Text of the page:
However, Evelyn chooses to continue to live up to this image of a sex goddess because she no longer controls her body, New York’s society does. Being hailed “the celebrated beauty”(5), Evelyn captivates the attention of anyone she comes across, even leading one man to state that “there [is] nothing in life worth having, worth wanting, but the embrace of her thin arms”(6). Because reporters continuously follow her, Evelyn’s image plagues the papers of New York; however, the headlines do not always capture her in the best light, leading her to sometimes embody the gossip they produce. This introduction of social media augmented the Veth 3 belief that women are mere images of desire and nothing more (Tokarczyk, “The American Dream, Insiders and Outsiders: Ragtime’). Evelyn begins to expect what the media assumes of her, chastising herself when upset because “crying makes [her] ugly”(56). Although it may not seem fair that she lives a life of luxury just because of her looks, Evelyn also faces hardships due to this dual natured “gift,” such as her name being synonymous to whore or prostitute. As well, she is not able to roam the city freely without the judgments of others, demonstrating the lack of control she has on her body because the opinions of others dictate how she sees herself and acts. Even though society is very cruel, Evelyn is one of her own biggest critics because she strives to be more independent, but due to her history, she struggles to find this self-sufficiency. Wanting to escape her marriage with Harry K. Thaw, a railroad mogul, Evelyn dedicates her time perfecting her testimony so that he can plea not guilty to the murder of her former lover/rapist Stanford White. As a reward for “[performing] flawlessly”(85), she would receive a divorce settlement, a transaction that could support her new solo life. Add more quotes and critics.
Taking some more control over the reins of her life, Evelyn wanders the streets of the Lower East Side tenements, an action not typically seen among rich celebrities. There, she meets Tateh, a Jewish immigrant raising his young daughter Little Girl by himself. Evelyn regularly spends time with Tateh and Little Girl because of her “desire to become one of them”(49) and their unawareness of her true identity. By helping them, for once in her life, Evelyn finally feels as if she is more than just a pretty face as she recognizes her ability to positively impact the lives of others. Furthermore, she is more relatable than the media portrays her to be. By consciously choosing to assist others she has no prior relations to, Evelyn acquires power over her mind that was previously drowned out by her numerous critics.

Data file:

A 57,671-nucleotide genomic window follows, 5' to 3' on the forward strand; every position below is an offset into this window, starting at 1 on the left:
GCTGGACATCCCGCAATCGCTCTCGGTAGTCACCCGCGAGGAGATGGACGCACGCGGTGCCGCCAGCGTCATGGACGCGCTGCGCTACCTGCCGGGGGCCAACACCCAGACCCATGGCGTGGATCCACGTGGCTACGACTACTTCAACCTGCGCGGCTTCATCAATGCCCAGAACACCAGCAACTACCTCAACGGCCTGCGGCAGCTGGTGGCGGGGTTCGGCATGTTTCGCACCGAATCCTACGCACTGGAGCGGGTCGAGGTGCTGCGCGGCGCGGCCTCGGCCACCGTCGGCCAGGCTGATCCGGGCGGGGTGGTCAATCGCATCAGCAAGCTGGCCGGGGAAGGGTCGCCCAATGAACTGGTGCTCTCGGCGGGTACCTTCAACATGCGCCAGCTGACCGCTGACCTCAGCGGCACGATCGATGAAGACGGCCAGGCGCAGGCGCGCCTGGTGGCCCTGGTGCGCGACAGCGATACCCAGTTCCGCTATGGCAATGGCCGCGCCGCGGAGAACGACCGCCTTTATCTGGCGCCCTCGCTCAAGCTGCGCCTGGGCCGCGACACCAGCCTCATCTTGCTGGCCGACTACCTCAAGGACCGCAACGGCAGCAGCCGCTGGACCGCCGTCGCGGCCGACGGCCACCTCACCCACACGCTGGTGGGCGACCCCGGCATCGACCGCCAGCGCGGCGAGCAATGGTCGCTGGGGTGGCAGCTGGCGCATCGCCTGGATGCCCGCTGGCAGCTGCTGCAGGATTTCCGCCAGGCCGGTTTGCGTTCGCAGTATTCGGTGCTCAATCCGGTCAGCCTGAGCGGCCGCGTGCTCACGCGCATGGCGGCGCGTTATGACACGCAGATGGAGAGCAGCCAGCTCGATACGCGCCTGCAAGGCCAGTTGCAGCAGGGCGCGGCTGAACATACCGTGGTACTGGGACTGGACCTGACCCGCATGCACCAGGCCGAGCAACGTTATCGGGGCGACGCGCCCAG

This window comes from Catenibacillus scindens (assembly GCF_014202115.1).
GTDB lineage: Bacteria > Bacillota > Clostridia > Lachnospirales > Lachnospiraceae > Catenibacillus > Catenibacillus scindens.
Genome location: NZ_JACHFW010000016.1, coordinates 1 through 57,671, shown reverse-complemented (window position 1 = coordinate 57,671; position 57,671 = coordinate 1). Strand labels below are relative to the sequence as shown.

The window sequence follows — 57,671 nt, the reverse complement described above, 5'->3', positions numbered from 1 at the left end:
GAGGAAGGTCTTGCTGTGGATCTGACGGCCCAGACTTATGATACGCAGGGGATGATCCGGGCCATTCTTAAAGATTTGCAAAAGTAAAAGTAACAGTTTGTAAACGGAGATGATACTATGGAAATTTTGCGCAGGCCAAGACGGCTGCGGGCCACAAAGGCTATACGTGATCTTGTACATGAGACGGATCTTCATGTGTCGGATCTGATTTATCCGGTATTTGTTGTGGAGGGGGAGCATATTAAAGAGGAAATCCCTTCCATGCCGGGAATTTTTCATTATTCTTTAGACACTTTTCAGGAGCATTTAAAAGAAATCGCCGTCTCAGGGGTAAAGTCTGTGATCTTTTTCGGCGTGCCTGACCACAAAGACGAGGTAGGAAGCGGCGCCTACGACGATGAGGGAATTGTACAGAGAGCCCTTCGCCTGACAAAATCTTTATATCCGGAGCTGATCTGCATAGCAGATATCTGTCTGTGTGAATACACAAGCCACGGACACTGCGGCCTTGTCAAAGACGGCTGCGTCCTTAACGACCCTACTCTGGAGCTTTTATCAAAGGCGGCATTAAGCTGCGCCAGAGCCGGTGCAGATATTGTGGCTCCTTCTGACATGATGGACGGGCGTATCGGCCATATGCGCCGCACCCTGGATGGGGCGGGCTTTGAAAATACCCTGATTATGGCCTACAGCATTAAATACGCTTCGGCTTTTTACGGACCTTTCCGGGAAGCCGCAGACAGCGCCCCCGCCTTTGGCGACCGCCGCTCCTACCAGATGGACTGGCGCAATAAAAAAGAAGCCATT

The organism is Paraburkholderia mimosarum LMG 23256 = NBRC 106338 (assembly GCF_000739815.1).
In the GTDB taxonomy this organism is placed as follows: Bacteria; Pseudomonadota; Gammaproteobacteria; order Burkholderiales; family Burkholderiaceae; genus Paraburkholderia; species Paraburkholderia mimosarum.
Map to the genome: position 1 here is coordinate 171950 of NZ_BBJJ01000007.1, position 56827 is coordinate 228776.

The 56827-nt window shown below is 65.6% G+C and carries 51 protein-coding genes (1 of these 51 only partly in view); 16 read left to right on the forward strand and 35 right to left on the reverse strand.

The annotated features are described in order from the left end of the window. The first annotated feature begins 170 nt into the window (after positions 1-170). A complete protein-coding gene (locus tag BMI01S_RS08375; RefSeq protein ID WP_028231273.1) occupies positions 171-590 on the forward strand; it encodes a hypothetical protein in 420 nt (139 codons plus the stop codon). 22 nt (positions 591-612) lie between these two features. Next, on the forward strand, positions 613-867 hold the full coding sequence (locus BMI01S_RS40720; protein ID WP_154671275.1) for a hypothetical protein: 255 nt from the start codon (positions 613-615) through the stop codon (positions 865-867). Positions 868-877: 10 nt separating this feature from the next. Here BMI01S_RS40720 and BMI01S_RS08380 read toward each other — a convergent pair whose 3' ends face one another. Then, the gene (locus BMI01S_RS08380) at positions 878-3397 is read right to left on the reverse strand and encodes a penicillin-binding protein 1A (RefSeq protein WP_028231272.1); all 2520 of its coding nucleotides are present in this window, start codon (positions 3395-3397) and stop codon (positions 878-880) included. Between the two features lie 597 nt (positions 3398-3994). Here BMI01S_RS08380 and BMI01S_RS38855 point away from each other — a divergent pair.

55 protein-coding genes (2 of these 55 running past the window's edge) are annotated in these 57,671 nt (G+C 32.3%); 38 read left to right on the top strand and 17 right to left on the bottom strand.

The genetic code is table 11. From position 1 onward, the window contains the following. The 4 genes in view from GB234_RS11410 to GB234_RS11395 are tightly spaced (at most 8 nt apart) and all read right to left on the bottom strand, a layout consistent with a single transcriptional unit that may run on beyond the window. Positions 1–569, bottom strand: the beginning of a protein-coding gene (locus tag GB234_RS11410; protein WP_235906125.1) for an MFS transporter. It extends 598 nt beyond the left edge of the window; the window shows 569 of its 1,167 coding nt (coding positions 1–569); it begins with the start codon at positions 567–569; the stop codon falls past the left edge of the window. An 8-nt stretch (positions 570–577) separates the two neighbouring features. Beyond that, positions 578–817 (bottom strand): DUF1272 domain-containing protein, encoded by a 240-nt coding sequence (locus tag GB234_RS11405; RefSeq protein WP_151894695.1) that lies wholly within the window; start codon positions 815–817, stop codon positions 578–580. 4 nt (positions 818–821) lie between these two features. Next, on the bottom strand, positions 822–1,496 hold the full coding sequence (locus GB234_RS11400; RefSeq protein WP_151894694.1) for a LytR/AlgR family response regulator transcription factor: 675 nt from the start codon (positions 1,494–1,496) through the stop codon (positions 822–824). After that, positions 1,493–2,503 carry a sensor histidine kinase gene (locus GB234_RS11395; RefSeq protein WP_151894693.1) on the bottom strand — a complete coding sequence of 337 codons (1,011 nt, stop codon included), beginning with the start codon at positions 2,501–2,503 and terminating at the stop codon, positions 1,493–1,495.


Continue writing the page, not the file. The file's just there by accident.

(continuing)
Add clearer transition By describing Evelyn’s previous romantic relationships, Doctorow divulges the inner and exterior turmoils that accompany her with every partner she has. Having endured abusive relationships with Stanford White, a renowned architect, and her husband Harry K. Thaw, who once beat her so hard that “red welts disfigured [her] flesh”(23), Evelyn does not have the best taste in men; she places their net worth above their hideous personalities. Because she so frequently chooses men who do not treat her right, Evelyn craves “someone who would treat her badly and whom she could treat badly”(89). Add critic By craving unhealthy relationships, Evelyn reveals that she has been impacted by former partners, and they have shaped her views on how relationships should be Therefore, she has no authority over her relationships because of her inability to know she deserves better. In society there are certain images of women that are celebrated, while others receive criticism; models are praised and idolized for having the perfect face and body, leading many others to crave their appearances. However, this prevents individuals from truly accepting and loving their own bodies. Social media acts as a big factor in this lack of control of oneself, perpetuating the ideas that individuals have to look and act a certain way. Although there was less social media in Ragtime, as it was the beginning of massive media consumption, Evelyn Nesbit continued to be a product of society; thus, Doctorow demonstrates the power society has on a woman’s self image, which impacts how she views and carries herself.